Tag Archives: private sector

Public Sector Pay – Time to redress the balance.

For too long we have been operating in the UK a publicly funded job creation scheme, which in itself would not be such a bad thing were it not for the fact that those taking from and taking out of the public sector would appear to be entirely motivated by money.  That, in public service, is fundamentally wrong.

The median average hourly rate of pay in the public sector is 30% higher than the private sector.

http://www.bbc.co.uk/news/magazine-12549785

We had last weekend the well publicised story of the former leader of South Somerset District Council leaving his post and accepting a pay off in salary, redundancy payments and pension contributions of £569,000 after 6 years service.

Yes, that’s right, you read it correctly, FIVE – HUNDRED & SIXTY NINE THOUSAND POUNDS!

http://www.telegraph.co.uk/news/newstopics/politics/8342025/Council-boss-who-got-record-pay-off-in-line-for-another-lucrative-position.html

My issue is that none or certainly nowhere near enough of the money that is spent on wages in the public sector goes to those that deserve it most.  Nurses, Teachers, Police Officers, Fire Fighters.  There are countless others I can add to that list.  These are the people that should be reaping the benefit of the increase in standards that we have seen in the last 10 years in public sector pay and conditions.  So why aren’t they?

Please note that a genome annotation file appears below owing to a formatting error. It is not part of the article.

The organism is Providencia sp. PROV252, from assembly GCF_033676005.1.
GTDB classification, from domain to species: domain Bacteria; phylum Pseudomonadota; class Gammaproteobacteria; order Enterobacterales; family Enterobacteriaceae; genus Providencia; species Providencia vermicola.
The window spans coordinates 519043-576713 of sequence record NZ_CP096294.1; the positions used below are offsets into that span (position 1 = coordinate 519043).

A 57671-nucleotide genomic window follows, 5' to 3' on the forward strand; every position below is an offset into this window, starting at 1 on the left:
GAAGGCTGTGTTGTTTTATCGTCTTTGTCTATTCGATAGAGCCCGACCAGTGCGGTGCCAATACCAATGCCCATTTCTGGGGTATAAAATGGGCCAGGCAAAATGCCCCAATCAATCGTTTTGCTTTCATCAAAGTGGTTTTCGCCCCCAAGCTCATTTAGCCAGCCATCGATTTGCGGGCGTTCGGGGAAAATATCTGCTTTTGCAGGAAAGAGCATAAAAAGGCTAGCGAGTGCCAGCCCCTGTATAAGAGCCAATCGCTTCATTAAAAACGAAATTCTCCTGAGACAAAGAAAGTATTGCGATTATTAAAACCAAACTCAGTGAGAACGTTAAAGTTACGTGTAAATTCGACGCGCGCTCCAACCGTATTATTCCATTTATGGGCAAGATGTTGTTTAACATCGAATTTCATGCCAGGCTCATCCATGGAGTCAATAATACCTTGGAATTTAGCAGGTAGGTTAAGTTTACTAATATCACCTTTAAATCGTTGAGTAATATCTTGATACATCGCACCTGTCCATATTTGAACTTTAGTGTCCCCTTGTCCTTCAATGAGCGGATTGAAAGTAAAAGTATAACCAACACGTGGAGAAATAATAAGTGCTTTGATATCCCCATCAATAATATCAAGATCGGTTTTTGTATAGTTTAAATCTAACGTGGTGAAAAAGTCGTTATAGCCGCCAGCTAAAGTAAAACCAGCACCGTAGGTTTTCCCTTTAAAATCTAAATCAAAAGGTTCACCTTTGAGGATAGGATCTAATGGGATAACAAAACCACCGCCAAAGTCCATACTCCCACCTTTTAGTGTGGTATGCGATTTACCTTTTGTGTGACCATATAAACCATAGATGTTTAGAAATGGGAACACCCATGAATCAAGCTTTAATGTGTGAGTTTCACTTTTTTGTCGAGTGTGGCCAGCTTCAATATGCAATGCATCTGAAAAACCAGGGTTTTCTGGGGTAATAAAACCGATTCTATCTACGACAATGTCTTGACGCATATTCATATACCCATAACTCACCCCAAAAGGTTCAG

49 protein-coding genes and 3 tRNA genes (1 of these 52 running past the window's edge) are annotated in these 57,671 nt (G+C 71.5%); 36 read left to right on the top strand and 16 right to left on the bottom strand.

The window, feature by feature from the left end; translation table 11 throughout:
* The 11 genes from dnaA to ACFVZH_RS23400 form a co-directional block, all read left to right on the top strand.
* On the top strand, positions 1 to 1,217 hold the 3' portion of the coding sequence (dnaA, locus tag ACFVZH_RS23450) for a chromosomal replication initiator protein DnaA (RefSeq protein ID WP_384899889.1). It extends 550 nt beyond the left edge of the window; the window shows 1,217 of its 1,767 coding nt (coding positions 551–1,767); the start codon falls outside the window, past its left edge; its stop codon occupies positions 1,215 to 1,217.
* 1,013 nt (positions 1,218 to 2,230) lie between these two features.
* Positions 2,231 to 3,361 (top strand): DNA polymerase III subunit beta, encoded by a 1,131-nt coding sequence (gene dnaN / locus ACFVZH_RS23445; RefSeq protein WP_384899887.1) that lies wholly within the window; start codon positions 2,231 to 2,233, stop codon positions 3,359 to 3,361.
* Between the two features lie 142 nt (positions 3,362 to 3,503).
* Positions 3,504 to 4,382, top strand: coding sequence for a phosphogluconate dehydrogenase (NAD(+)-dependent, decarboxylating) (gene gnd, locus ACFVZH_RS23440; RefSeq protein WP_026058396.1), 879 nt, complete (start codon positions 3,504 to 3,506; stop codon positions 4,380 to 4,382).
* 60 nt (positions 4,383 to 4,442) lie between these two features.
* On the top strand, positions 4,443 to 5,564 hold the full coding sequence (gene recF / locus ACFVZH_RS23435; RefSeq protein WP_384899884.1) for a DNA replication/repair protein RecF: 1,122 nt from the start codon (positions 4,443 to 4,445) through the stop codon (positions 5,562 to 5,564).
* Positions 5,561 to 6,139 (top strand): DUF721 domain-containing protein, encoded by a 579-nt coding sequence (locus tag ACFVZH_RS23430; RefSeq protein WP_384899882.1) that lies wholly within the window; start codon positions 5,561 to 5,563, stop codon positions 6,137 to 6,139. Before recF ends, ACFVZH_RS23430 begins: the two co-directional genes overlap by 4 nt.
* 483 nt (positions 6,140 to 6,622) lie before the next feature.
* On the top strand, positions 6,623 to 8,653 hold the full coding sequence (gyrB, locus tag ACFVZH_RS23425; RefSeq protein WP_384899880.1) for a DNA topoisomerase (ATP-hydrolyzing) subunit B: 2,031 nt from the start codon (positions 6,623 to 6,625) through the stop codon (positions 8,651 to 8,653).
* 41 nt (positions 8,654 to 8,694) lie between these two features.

The problem is that those that enter public service in these posts do so generally out of a sense of vocation, purpose and to serve others.  They don’t do it first and foremost for the money, they do it for a whole host of other reasons.  Therefore they tend to be at the back of the queue when it comes to being rewarded for the great work that they do.  They deserve a great wage for doing great work.  They don’t get it.  That sucks.

I don’t buy the argument that Public Sector bodies need to pay great salaries to attract great talent at the top.  If you are motivated by money ( and there is nothing wrong in that ) then by all means stay in the private sector, take your risks, take your chances and fill your boots.

If you are motivated by a desire to serve the greater good and public service ticks that box for you then by all means go run a hospital, a local council, but why on earth should you even think you should be paid more than the Prime Minister for doing so?  Who is running the remuneration committees in these organisation?